RCMP escort evacuees from Fort McMurray, Alberta past wildfires that are still burning out of control Saturday, May 7, 2016. Almost five years after a massive wildfire forced the evacuation of Fort McMurray, Alta., the northeastern Alberta oilsands hub is in another state of emergency. THE CANADIAN PRESS/Ryan Remiorz

RCMP escort evacuees from Fort McMurray, Alberta past wildfires that are still burning out of control Saturday, May 7, 2016. Almost five years after a massive wildfire forced the evacuation of Fort McMurray, Alta., the northeastern Alberta oilsands hub is in another state of emergency. THE CANADIAN PRESS/Ryan Remiorz

Fort McMurray in COVID-19 emergency 5 years after wildfire

Mayor Don Scott said the community has been dealt challenge after challenge, but has always bounced back

Almost five years after a massive wildfire forced the evacuation of Fort McMurray, Alta., the northeastern Alberta oilsands hub is in another state of emergency.

A fire so ferocious it earned the nickname “the beast” spread into the city on May 3, 2016, causing nearly 90,000 people to flee the flames. Residents were out of their homes for at least a month and thousands of buildings were destroyed.

Now, the Regional Municipality of Wood Buffalo, which includes the city of Fort McMurray, is dealing with a surge in COVID-19 cases that has strained the local hospital.

Mayor Don Scott said Thursday that the community has been dealt challenge after challenge, but has always bounced back.

“We are absolutely, without a doubt the toughest community I have ever seen,” he told a news conference marking the anniversary of the fire.

“I’ve always been deeply proud to represent this region for a lot of reasons, but one is how tough it is.”

Scott said challenges remain five years later, as insurance claims remain unresolved and the mental health toll lingers.

He said he remembers seeing an ominous plume of smoke on the horizon and then a day later passing by an entire hill on fire.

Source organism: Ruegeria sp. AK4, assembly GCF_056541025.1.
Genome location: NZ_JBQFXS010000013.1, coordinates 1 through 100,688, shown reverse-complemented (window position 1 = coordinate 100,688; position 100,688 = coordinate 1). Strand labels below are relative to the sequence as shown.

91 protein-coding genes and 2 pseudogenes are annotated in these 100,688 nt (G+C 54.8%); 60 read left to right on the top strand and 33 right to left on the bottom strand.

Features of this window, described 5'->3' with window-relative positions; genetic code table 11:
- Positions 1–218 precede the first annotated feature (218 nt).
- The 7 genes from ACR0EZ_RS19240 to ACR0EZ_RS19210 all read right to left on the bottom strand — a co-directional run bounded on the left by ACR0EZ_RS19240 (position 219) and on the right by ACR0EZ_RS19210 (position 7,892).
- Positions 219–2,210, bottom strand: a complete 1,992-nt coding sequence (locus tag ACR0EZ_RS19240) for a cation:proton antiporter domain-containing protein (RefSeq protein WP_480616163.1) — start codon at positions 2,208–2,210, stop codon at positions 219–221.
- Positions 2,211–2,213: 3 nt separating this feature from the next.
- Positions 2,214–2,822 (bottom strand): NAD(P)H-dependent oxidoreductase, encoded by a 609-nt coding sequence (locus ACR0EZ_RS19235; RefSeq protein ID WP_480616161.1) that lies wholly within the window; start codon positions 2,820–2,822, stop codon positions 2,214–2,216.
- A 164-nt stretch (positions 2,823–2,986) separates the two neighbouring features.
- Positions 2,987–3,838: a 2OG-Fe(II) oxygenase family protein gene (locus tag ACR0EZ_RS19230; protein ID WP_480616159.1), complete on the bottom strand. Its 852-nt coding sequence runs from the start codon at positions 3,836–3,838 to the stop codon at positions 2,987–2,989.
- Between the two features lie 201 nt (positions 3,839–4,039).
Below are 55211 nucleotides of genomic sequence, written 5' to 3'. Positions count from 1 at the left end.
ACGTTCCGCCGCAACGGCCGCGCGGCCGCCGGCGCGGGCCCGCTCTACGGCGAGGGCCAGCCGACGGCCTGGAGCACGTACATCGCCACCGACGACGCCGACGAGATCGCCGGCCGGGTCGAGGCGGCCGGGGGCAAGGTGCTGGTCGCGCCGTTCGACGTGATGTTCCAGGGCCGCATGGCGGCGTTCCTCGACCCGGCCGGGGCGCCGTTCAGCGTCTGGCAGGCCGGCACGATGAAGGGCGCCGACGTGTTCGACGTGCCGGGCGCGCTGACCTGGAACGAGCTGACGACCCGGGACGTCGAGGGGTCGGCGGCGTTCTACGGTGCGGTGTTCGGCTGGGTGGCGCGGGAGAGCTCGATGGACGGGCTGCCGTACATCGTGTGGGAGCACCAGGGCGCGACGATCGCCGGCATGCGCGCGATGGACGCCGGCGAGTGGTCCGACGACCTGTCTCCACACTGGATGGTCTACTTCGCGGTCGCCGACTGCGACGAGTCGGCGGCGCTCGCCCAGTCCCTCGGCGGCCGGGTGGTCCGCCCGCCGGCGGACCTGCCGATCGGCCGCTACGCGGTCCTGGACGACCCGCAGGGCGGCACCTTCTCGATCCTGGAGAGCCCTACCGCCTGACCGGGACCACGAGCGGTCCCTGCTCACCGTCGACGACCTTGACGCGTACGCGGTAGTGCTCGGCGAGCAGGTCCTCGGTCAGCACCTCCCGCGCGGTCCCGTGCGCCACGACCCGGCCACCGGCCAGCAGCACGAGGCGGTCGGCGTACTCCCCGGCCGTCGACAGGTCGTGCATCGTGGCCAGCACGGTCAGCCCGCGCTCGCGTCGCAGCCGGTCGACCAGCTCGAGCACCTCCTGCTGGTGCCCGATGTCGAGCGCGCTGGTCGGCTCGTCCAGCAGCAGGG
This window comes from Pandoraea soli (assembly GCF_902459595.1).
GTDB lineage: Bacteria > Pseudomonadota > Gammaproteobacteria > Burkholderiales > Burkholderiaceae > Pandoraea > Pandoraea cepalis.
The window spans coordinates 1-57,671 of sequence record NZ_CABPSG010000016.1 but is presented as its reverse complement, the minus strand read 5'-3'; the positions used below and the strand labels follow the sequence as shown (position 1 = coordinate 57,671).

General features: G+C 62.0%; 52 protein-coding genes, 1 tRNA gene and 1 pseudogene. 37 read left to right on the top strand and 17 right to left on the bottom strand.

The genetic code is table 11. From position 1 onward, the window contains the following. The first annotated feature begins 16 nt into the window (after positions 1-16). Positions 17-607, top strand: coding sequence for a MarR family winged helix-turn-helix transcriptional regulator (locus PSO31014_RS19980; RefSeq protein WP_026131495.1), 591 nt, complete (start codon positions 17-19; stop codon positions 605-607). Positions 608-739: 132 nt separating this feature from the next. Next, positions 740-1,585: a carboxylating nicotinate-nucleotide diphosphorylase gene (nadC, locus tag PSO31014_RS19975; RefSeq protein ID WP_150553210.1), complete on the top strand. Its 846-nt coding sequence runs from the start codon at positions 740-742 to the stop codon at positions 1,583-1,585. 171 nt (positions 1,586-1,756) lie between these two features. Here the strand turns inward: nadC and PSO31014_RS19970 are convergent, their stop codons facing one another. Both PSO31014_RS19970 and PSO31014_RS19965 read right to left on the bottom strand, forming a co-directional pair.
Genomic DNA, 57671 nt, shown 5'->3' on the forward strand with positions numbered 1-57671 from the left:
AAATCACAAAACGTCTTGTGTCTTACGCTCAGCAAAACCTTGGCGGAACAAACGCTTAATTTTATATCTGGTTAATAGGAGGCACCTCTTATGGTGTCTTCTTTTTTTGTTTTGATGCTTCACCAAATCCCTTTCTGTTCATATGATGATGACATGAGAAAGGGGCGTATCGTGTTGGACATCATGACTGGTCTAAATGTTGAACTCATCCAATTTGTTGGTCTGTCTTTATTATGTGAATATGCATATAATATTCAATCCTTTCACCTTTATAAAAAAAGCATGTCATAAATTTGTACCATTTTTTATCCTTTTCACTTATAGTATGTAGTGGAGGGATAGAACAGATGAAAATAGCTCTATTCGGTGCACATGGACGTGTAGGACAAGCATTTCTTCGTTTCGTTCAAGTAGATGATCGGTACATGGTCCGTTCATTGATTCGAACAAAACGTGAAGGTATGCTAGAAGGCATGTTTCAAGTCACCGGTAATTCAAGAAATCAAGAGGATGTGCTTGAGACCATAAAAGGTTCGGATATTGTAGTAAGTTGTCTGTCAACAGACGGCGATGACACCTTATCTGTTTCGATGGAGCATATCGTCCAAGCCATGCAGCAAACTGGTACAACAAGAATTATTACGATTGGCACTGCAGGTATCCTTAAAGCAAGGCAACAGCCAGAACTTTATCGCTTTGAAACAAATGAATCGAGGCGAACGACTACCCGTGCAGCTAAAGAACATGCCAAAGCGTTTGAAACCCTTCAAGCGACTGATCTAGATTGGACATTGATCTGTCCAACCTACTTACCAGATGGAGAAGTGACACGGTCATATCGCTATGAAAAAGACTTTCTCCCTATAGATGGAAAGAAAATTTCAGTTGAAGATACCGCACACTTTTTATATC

“I think a lot of people in our community remember what was going on and will probably never forget it for the rest of their lives,” he said. “So I don’t think I’m alone in that.”

Auditing firm KPMG reviewed the municipality’s emergency preparedness and response in 2017 and made 14 recommendations, including that it refresh its emergency management plan annually and enhance training.

Fire Chief Jody Butz said all but one recommendation has been implemented: that forest boundaries be realigned. He said there was a disagreement between the city and province on the matter, but that communication has been improving.

“We’ll always live with that threat of wildfire,” Butz said. “However, over the past five years we’ve significantly reduced the threat through our mitigation efforts and ongoing work that protects lives and property.”

On the pandemic front, Fort McMurray is one of the Alberta hot spots subject to tougher COVID-19 restrictions announced Thursday, such as a ban on indoor sports and fitness.

Premier Jason Kenney said curfews would be imposed in regions where case rates are above 1,000 per 100,000 people and the local government requests it.

Fort McMurray’s active case rate is nearly 1,600 per 100,000.

Scott said he’s grateful the province will soon offer vaccine to those aged 30 and older in the region, which has a young population.

Scott said he would also like to see mobile clinics and shots be given at oilsands sites north of the city. A clinic is already planned at Canadian Natural Resources Ltd.’s Horizon mine between May 2 and 4, said company spokeswoman Julie Woo.

With so many shift workers in the community, Scott said it’s important vaccines be made convenient.

“Many of the oilsands sites deliver flu shots and they have the capability to deliver vaccines and we think that would make a huge difference.”

The Canadian Press

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